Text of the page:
There’s no competition for cable television in New Paltz. As in other communities around the state, a franchise agreement is worked out every ten years with a single vendor. The talks with representatives of the local cable company — which now has “Spectrum” on the bills — tend to focus on getting more people access to these cables and the broadband internet that comes with them, and the discount for senior citizens. Village trustees are fed up enough with the question of that discount that they have agreed to lodge a complaint. They will be encouraging their colleagues in Town government to do the same.
According to the agreement, senior citizens who pay on time are to be given a free month every year. Unfortunately, customer service representatives at Spectrum routinely claim ignorance when asked about this. According to Mayor Tim Rogers, some local senior citizens have given up hope of ever seeing this credit, while others have spent “hours and weeks trying” to receive it. “I think it should be included automatically” in the bills, Rogers said. “This should not just be about squeaky wheels.”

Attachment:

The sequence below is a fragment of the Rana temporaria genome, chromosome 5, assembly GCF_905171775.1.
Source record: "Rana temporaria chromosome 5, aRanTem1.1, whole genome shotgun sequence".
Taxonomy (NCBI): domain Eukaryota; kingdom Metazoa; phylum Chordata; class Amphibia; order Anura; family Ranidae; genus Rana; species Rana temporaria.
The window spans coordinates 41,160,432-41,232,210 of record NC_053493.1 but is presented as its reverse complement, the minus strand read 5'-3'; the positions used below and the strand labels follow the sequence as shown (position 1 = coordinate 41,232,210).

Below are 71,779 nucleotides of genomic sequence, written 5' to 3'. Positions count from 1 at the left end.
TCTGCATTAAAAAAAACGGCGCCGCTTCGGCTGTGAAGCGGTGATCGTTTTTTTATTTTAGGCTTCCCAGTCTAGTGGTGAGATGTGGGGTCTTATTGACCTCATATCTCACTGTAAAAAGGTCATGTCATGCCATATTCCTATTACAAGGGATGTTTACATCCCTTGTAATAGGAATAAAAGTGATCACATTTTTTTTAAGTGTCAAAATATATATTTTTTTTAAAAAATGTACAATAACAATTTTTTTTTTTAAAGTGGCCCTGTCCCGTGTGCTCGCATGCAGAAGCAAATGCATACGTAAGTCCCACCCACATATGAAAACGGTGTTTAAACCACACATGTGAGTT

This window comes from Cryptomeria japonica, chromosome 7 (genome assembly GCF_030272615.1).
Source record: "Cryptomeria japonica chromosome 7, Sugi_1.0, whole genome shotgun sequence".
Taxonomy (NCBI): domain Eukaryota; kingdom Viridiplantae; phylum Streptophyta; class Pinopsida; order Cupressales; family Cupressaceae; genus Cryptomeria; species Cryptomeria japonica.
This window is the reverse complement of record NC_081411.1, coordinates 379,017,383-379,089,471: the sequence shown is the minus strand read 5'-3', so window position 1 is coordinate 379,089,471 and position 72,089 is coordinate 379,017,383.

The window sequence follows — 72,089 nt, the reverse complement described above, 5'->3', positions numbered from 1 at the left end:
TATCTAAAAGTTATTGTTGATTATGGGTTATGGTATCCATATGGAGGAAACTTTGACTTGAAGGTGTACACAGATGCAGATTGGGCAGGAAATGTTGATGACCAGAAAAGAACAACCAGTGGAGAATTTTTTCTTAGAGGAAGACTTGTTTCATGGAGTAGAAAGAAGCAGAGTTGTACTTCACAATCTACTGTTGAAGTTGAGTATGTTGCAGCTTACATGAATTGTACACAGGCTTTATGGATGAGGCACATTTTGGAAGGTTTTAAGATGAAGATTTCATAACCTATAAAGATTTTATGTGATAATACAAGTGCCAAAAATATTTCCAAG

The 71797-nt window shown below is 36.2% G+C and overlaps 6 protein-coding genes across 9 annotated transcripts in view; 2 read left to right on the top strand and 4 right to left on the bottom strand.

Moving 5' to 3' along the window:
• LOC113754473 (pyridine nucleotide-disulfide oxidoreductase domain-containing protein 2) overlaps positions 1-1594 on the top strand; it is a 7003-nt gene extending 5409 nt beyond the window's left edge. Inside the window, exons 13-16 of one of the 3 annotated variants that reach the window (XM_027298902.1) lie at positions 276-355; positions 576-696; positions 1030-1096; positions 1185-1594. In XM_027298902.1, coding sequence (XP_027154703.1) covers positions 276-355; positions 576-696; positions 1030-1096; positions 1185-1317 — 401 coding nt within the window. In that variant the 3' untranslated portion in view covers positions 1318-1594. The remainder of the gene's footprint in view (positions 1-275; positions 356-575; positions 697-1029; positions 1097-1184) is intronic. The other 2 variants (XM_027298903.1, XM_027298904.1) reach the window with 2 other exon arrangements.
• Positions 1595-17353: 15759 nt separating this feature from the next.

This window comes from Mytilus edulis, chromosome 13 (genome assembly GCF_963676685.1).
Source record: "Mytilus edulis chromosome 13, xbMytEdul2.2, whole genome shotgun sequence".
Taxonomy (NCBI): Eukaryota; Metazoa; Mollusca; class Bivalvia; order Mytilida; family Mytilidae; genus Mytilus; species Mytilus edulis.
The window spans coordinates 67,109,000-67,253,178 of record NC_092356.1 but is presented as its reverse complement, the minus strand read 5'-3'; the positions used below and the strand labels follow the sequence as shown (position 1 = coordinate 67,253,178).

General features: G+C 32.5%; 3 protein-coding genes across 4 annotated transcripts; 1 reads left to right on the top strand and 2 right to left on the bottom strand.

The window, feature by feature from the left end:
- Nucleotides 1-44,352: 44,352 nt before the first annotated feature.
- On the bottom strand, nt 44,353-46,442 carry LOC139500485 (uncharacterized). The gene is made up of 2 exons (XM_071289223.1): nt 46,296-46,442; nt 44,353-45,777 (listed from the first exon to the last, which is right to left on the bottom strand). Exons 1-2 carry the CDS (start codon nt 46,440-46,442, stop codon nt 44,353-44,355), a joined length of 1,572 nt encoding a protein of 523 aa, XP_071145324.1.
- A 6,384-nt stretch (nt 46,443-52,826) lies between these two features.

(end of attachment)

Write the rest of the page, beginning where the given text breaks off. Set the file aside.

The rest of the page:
That’s why Spectrum leaders are going to be copied on a letter to members of the Public Service Commission (PSC), in which trustees will allege that this state of affairs is in breach of the franchise agreement. The PSC is the state agency under which this monopoly is regulated. In addition, Rogers said that Village officials are considering “seeking special counsel” to pursue getting money back for everyone who is eligible, but has not received the annual credit.